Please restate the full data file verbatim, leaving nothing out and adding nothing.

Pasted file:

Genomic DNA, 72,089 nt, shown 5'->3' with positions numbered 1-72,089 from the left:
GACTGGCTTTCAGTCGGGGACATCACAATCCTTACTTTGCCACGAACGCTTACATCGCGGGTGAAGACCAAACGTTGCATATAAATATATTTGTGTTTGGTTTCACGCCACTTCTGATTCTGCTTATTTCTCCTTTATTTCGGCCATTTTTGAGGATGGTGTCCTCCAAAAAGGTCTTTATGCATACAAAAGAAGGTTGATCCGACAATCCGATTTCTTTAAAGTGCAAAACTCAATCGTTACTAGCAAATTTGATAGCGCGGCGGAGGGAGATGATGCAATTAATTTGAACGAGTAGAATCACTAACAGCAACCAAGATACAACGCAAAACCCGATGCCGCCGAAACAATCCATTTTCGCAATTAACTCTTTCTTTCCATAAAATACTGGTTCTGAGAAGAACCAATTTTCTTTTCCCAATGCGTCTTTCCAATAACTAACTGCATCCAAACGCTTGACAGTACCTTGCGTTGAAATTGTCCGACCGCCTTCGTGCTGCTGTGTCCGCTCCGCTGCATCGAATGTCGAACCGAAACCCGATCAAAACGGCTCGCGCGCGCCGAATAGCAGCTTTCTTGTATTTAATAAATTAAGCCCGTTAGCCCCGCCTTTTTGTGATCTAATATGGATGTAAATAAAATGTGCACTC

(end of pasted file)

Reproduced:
Genomic DNA, 72,089 nt, shown 5'->3' with positions numbered 1-72,089 from the left:
GACTGGCTTTCAGTCGGGGACATCACAATCCTTACTTTGCCACGAACGCTTACATCGCGGGTGAAGACCAAACGTTGCATATAAATATATTTGTGTTTGGTTTCACGCCACTTCTGATTCTGCTTATTTCTCCTTTATTTCGGCCATTTTTGAGGATGGTGTCCTCCAAAAAGGTCTTTATGCATACAAAAGAAGGTTGATCCGACAATCCGATTTCTTTAAAGTGCAAAACTCAATCGTTACTAGCAAATTTGATAGCGCGGCGGAGGGAGATGATGCAATTAATTTGAACGAGTAGAATCACTAACAGCAACCAAGATACAACGCAAAACCCGATGCCGCCGAAACAATCCATTTTCGCAATTAACTCTTTCTTTCCATAAAATACTGGTTCTGAGAAGAACCAATTTTCTTTTCCCAATGCGTCTTTCCAATAACTAACTGCATCCAAACGCTTGACAGTACCTTGCGTTGAAATTGTCCGACCGCCTTCGTGCTGCTGTGTCCGCTCCGCTGCATCGAATGTCGAACCGAAACCCGATCAAAACGGCTCGCGCGCGCCGAATAGCAGCTTTCTTGTATTTAATAAATTAAGCCCGTTAGCCCCGCCTTTTTGTGATCTAATATGGATGTAAATAAAATGTGCACTC